Sceptical about the efficacy of a font designed to encourage better memory function,put Sans Forgetica to the test, with a little help from an Ed Sheeran song
Anything that gives our memory a boost is welcome, but I for one am usually dubious about whether it works. I’ve questioned why a healthy diet would juice up my brain power, I’ve wondered if routine gym sessions while listening to Ed Sheeran would make me remember the song lyrics (making up my own words is preferable to remembering them in my case) and I’ve given my brain the necessary workout with crosswords and Sudoku.
They’ve all proved advantageous, in some way, to my memory, as the health and vitality of my brain receives a daily boost, making it, and me, work harder and better.
Our brains are wonderfully obscure organs that need activity and excitement to stay on form. Which is one reason, aside from being a bit of a nerd, that I got excited when I saw RMIT University in Melbourne had developed a new font which claims to encourage memory.
In order to appease my nerd side, this new font is actually a typeface. But let’s not get too pedantic with semantics for the average user who wouldn’t know their Comic Sans from their Helvetica, which is where the designers of Sans Forgetica derived the name from.
Created by a multidisciplinary team of typographic designers and behavioural scientists using psychological theory from the Behavioural Business Lab at RMIT, the font was developed to encourage the brain to remember more. According to the developers, Sans Forgetica was based on very specific design theories and psychological philosophies which they assure will aid memory retention.
Developers tested the font with an online and laboratory experiment using a cohort of approximately 400 Australian university students.
A range of fonts was used, each with a variety of obstructions, which led the developers to determine which font led to the best memory retention. Sans Forgetica, with its style and broken appearance, was determined to be the font which strayed enough from conventional design principles without becoming too illegible, and subsequently was considered to increase memory retention of written information.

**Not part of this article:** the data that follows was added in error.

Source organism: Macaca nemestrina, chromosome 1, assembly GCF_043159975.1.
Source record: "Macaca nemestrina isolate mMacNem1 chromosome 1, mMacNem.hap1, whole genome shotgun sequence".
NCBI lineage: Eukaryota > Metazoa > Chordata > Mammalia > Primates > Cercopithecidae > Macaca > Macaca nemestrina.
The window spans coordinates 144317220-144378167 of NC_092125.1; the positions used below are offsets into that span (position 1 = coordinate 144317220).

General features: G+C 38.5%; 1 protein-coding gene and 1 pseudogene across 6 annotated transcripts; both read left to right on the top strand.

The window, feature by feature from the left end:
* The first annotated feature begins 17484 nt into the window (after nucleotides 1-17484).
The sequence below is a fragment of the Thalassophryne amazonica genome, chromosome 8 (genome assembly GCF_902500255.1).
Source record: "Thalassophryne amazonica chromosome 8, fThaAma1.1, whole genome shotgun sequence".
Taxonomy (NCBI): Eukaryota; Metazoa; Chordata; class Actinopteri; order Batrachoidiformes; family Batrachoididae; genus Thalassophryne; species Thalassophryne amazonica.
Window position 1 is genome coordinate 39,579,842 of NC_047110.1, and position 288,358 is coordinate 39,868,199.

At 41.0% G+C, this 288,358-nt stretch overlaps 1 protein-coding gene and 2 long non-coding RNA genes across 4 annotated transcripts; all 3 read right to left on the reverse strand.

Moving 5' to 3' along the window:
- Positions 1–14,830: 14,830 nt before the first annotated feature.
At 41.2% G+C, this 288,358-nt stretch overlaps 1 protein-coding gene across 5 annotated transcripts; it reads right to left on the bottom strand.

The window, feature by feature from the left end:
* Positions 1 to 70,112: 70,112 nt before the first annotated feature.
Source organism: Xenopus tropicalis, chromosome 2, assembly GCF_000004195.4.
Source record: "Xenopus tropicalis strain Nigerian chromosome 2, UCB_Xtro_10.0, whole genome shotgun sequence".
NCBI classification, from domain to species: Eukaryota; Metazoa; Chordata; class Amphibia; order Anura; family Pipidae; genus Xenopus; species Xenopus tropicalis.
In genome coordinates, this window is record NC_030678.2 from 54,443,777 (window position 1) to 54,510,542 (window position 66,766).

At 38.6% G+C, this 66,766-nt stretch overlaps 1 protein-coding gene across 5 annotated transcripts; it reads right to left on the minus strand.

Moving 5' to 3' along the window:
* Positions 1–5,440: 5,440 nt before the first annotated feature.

It’s a unique development in the world of design principles and cognitive ability.
Dr Jo Peryman, chair of the RMIT Behavioural Business Lab, says: “We believe this is the first time that specific principles of design theory have been combined with specific principles of psychology theory in order to create a font.”
My interest was piqued but, despite the large sample size, my doubting Thomas was evident until I tested the font myself. The biggest test I could think of was back to my favourite experiment of attempting to remember Ed Sheeran lyrics.
Not the most sophisticated test, but one I knew would tell me if this font was difficult to read for the sake of it or whether it truly did have memory retention qualities. Over a few days, I read and re-read the lyrics to ‘Castle on a Hill’. I can safely say I remembered more than I thought I would — not all the lyrics and not necessarily in order, but that’s not a surprise considering I’m usually a lost cause when it comes to lyrics. Whether that was because I was invested in experimenting with this font and my brain subconsciously remembered more, or whether Sans Forgetica itself embedded the lyrics in my memory is another question.
Considering our brains are ever-evolving structures, the concept of how this font is meant to correspond with the brain means we are supposed to remember more. However, our brain is cleverer than we think, and I’m left wondering if because we are told that it’s a memory retention tool, it sparks some neural component that opens up our memory sponges.
Dr Naomi Lavelle, science consultant and Irish Examiner columnist, however, explains how our brains adapt to new and challenging elements or obstacles put in the way of learning. “As we learn, our brains are constantly changing, building new neuronal connections, reinforcing others and reducing or eliminating ones that are no longer required. It is the basis of how we all learn, and it is called plasticity.”
Based on a principle, ‘Desirable Difficulty’, Sans Forgetica encourages the reader to be more mindful and concentrate harder on the written sentences in front of them. It’s a psychological trick, as the design is harder to read. It’s not impossible to read, but requires extra attention and focus, making the brain work harder.
Janneke Blijlevens, RMIT senior marketing lecturer, says: “When we want to learn something and remember it, it’s good to have a little bit of an obstruction added to that learning process because if something is too easy, it doesn’t create a memory trace. If it’s too difficult, it doesn’t leave a memory trace either. So, you need to look for that sweet spot.”
Based on my ‘Castle on a Hill’ experiment, I can see how the researchers have achieved this and how this font will be of benefit, to some degree, especially to students.
However, the difficulty in reading the font gave me a headache, which is why I used it sporadically over a few sessions, after learning the hard way.
Typography lecturer Stephen Banham, who was on the design team, advises short, sharp bursts to aid revision.
Sans Forgetica is available free at www.sansforgetica.rmit